If you are going to shop for apparel, be sure to have a measuring tape on hand to ensure the item will fit properly. Worst-case scenario, if it doesn't, most sellers have pretty understanding return policies.
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Illustrated by Norah Stone.
If there's a certain designer or category of items you collect, eBay is your new happy place. "I’m a huge Dries Van Noten fan, and I love its pieces from previous eras and periods, so I like to see what I can find from Dries and hunt for any category I can get my hands on," Love says. So, sometimes, when it comes to collecting, that specific goal is just a certain designer and not a specific category.

"I’ve [also] gotten some really beautiful Mexican silver jewelry. Sometimes you have to go to 1stdibs and places like that to find it, but once in a blue moon you'll find it on eBay. I found a couple cool pieces over the past year that I wear all the time," she adds. So, if you don't already collect something meaningful, eBay can be the perfect catalyst to begin a collection of your own.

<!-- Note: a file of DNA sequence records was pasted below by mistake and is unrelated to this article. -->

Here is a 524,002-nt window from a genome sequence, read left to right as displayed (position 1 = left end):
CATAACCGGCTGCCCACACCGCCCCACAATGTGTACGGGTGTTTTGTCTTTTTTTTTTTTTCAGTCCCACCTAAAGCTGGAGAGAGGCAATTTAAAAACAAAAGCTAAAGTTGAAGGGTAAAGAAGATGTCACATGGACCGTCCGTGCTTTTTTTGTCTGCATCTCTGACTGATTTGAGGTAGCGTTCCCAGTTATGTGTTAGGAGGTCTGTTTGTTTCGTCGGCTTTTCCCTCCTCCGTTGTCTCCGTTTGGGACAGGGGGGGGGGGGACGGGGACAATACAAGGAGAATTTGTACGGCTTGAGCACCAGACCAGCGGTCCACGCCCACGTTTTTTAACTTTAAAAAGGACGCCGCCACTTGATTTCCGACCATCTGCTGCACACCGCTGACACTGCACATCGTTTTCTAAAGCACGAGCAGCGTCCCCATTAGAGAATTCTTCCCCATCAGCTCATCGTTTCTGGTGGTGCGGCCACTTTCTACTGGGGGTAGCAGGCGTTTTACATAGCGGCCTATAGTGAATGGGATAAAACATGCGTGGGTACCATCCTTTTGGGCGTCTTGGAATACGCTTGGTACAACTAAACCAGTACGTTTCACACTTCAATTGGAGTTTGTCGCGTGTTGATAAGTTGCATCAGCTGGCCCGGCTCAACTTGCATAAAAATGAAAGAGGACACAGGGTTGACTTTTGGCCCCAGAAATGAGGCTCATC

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Illustrated by Norah Stone.
There are a few features every eBay beginner should be aware of and put to good use. The first: "Always check out the seller’s ratings," Lightman says. "This is another great thing about eBay shopping. You get to pick who you want to buy from based on their track record."

The next is the alerts feature, where you can save your favorite searches and get notified when something is listed. Holland notes that the alerts can be a bit annoying if you save a search that gets a ton of listings every day.

Finally, Lightman recommends: "If you don’t want to immediately pull the purchase-trigger, you can always add the item to your watch list. And eBay will also suggest more items that are similar to your 'watched' items." Love agrees: "I definitely come back to things that I’ve watched as a way to bookmark things that I'm not ready to bid on yet but still want to keep in mind."
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Illustrated by Norah Stone.
So, you've gone in with a goal, narrowed down your search, and found the vintage gem of your dreams. Now, you're ready to buy — how do you actually do it?

"This is where a lot of people get intimidated by eBay," Lightman says. "They think everything is an auction and you have to be glued to your computer to 'win' the item. In fact, nearly 85% of eBay’s GMV (gross merchandise volume) is at a fixed price. Also, you can always email the seller directly to 'make an offer,' which is another great part of eBay. You can haggle and try to get the price you want to pay!" Again: Who knew?